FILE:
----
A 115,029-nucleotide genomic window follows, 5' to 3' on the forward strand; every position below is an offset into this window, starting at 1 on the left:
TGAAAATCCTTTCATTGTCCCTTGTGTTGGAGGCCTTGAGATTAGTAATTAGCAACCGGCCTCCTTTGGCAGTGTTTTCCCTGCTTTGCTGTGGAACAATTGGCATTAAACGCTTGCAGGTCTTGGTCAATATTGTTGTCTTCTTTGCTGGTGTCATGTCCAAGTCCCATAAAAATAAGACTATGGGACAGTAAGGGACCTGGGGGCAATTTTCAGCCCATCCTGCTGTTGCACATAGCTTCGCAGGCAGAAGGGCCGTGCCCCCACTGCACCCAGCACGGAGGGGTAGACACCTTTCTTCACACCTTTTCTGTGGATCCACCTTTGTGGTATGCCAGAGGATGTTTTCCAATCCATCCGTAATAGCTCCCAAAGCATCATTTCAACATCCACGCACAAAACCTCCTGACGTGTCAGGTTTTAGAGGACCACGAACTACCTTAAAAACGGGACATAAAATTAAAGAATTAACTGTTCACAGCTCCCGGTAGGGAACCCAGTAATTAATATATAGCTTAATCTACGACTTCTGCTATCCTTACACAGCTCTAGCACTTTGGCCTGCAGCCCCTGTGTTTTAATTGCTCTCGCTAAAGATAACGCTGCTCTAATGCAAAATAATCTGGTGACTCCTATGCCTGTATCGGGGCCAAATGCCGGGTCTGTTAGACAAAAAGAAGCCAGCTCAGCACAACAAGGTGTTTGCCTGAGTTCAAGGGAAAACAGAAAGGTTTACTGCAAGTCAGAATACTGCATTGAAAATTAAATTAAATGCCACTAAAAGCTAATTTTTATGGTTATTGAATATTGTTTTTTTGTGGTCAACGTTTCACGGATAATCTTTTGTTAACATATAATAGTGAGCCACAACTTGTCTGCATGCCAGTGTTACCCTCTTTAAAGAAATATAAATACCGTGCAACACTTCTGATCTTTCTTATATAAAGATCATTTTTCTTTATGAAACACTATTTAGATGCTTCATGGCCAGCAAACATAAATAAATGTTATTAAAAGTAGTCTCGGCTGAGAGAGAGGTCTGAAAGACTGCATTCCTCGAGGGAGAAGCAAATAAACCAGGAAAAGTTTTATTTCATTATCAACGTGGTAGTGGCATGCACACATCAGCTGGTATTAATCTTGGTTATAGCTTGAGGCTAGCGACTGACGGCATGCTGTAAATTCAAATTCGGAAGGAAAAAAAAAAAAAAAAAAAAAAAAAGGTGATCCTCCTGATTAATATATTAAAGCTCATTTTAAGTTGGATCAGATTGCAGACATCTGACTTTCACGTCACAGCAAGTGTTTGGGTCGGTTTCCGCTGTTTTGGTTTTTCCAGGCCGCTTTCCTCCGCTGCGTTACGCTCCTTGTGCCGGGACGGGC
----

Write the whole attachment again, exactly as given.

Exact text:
A 115,029-nucleotide genomic window follows, 5' to 3' on the forward strand; every position below is an offset into this window, starting at 1 on the left:
TGAAAATCCTTTCATTGTCCCTTGTGTTGGAGGCCTTGAGATTAGTAATTAGCAACCGGCCTCCTTTGGCAGTGTTTTCCCTGCTTTGCTGTGGAACAATTGGCATTAAACGCTTGCAGGTCTTGGTCAATATTGTTGTCTTCTTTGCTGGTGTCATGTCCAAGTCCCATAAAAATAAGACTATGGGACAGTAAGGGACCTGGGGGCAATTTTCAGCCCATCCTGCTGTTGCACATAGCTTCGCAGGCAGAAGGGCCGTGCCCCCACTGCACCCAGCACGGAGGGGTAGACACCTTTCTTCACACCTTTTCTGTGGATCCACCTTTGTGGTATGCCAGAGGATGTTTTCCAATCCATCCGTAATAGCTCCCAAAGCATCATTTCAACATCCACGCACAAAACCTCCTGACGTGTCAGGTTTTAGAGGACCACGAACTACCTTAAAAACGGGACATAAAATTAAAGAATTAACTGTTCACAGCTCCCGGTAGGGAACCCAGTAATTAATATATAGCTTAATCTACGACTTCTGCTATCCTTACACAGCTCTAGCACTTTGGCCTGCAGCCCCTGTGTTTTAATTGCTCTCGCTAAAGATAACGCTGCTCTAATGCAAAATAATCTGGTGACTCCTATGCCTGTATCGGGGCCAAATGCCGGGTCTGTTAGACAAAAAGAAGCCAGCTCAGCACAACAAGGTGTTTGCCTGAGTTCAAGGGAAAACAGAAAGGTTTACTGCAAGTCAGAATACTGCATTGAAAATTAAATTAAATGCCACTAAAAGCTAATTTTTATGGTTATTGAATATTGTTTTTTTGTGGTCAACGTTTCACGGATAATCTTTTGTTAACATATAATAGTGAGCCACAACTTGTCTGCATGCCAGTGTTACCCTCTTTAAAGAAATATAAATACCGTGCAACACTTCTGATCTTTCTTATATAAAGATCATTTTTCTTTATGAAACACTATTTAGATGCTTCATGGCCAGCAAACATAAATAAATGTTATTAAAAGTAGTCTCGGCTGAGAGAGAGGTCTGAAAGACTGCATTCCTCGAGGGAGAAGCAAATAAACCAGGAAAAGTTTTATTTCATTATCAACGTGGTAGTGGCATGCACACATCAGCTGGTATTAATCTTGGTTATAGCTTGAGGCTAGCGACTGACGGCATGCTGTAAATTCAAATTCGGAAGGAAAAAAAAAAAAAAAAAAAAAAAAAGGTGATCCTCCTGATTAATATATTAAAGCTCATTTTAAGTTGGATCAGATTGCAGACATCTGACTTTCACGTCACAGCAAGTGTTTGGGTCGGTTTCCGCTGTTTTGGTTTTTCCAGGCCGCTTTCCTCCGCTGCGTTACGCTCCTTGTGCCGGGACGGGC